I ski down the slope, like I have done hundreds of times before. Skiing is my favorite hobby. The mountains are less than an hourís drive away from my home and snow is plentiful at all times of the year. In fact, we had just gotten a near whiteout less than two weeks prior.
Through my skiing equipment, I can still feel the rush of pure joy coursing through my system as I race down the slope. The wind against my hair, the icy chill of the morning air stinging my lungs, the pounding of my feet as they hit the earth after going over a bump, the raw energy expelled through my arms as I lunge forward, going faster and faster; I love every moment of it. Years of skiing later, and it still has yet to get old.
The vibrations rock through my system like never before. Another thing I love about skiing: even though I have done it hundreds of times, there is always the occasional fluke, a strange sensation which I have not felt. Most of the time, these are pleasant. Even those that are not still do not hinder my skiing.
This is my favorite pastime. When all the troubles of my life catch up on me, when I have been having lousy luck, when things canít possibly seem to get worse, when it looks like Iíve got nothing to live forÖskiing is still there, allowing me to unwind. Even though I am not faring well in life, I can still relax here, in the one place I consider to be my sanctuary.
Now I can hear a roar. Wait, a roar? What happened to the rush of wind as I soar across this field? Itís there, but it is being overpowered. The vibrations match this strange roar. I can feel it getting louder and louder, closer and closer, faster and faster. Only too late do I realize what it is.
My heart races, now out of fear instead of excitement. I pour all of my muscle into going faster and faster. I wonít be able to outrun the incoming locomotive of icy death, but perhaps I can outlast it. The icy chill gets closer and closer to touching me. I can feel the lighter flakes of snow piling up on my back. Iím too late.
The ice hits the back of my skis, first. I stop dead in my tracks; I hear at least my right legís bones snap in half from the impact. The ice consumes my flesh and I feel truly cold, as cold as death itselfÖsuiting, all things considered. I can feel the pressure of five cars against every inch of my skin. I canít breathe. I feel my body tossing and turning for a few millisecondsÖand then, nothing. Darkness. A gap in my memory.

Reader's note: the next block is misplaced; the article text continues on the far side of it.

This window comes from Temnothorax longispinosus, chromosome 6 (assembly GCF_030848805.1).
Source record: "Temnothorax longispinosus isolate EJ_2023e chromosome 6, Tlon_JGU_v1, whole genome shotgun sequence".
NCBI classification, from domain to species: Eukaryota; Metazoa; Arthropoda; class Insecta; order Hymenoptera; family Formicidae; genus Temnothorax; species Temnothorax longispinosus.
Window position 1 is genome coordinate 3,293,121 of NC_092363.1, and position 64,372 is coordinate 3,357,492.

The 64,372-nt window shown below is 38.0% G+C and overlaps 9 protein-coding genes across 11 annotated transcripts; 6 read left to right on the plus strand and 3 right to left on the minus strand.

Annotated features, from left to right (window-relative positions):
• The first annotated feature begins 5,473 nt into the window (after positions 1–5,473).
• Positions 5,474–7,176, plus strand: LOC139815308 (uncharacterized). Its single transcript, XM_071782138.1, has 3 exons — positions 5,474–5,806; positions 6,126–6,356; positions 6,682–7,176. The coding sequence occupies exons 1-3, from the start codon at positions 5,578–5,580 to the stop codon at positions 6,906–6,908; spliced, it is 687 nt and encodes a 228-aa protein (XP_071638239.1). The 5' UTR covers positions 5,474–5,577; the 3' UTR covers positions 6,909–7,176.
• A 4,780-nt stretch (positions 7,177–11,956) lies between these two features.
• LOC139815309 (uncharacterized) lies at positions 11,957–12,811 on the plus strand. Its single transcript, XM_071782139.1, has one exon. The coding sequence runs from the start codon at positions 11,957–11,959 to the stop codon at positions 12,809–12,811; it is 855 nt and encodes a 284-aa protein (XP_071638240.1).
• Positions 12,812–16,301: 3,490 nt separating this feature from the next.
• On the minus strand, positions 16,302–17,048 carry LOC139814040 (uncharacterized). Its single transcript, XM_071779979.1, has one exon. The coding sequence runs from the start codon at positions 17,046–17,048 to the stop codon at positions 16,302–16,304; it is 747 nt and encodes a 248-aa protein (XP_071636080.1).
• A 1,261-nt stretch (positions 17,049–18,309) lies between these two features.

I wake up to total darkness. Am I dead? No; there is no way that Iíd be in such pain, such miserable conditions, and still be alive. It takes me a few seconds to remember what happened, why Iíd be in such a place. My body temperature seems dangerously low. I imagine snow poured into every crevice, every gap in my clothing and froze me.
An avalanche had claimed at least one victim. But I sure am not dead yet. I feel a slight burning in my right leg: that would be the worst of the broken bones, where the ice canít remove the warmth of pain. I can barely breathe. My body feels numb. Yet I still can move.
I reach my right hand for my left, touching my watchís built-in light. The blue glow instantly reveals my tomb: ice on all sides. I had been buried alive by natureís icy fury. But at least I am alive. I see a green branch at the edge of my frozen coffin: either I am at tree level, or the trees have come to the ground level. Either way, the avalanche had damaged the shrubbery, and I think that the tree is what is responsible for my little pocket, for my breathing space.
Then I realize that the air is warm. Shouldnít the air be just as cold as the ice around it? I realize to my horror what that means: my cavern is running out of oxygen. If I run out of air to breathe, Iíd have just survived, only to die again. I panic. My breaths become shorter and shorter, my heartbeat increasing.
Then my survival training kicks in. I remember how slower breathes consume less oxygen, that I need to calm down. I do what I can, close my eyes, and begin to hibernate, barely staying awake, breathing as little as I possibly can while still living. Search and rescue would find me. They knew I was here, had not yet returned, and that there was an avalanche. Putting two and two together in that situation is a no-brainer. I just have to wait for them a little longer.
I force myself out of my deathly slumber. I look around briefly; the setup is the same as before. I can tell that it canít have been ten minutes. Iím running out of air, for sure. One or two breaths are all Iíll have left. The pressure on my chest reminds me of when the avalanche struck.
Then, I feel a rush of cold air against my face. I see a light above me. The ordeal is over. That much I am certain of. I can tell that I have, in fact, been saved. ButÖwhat exactly is the result? The question is, have I been saved from the pain of death, or freed from my suffering in life?
< Message edited by mastin2 -- 2/14/2009 2:46:44 >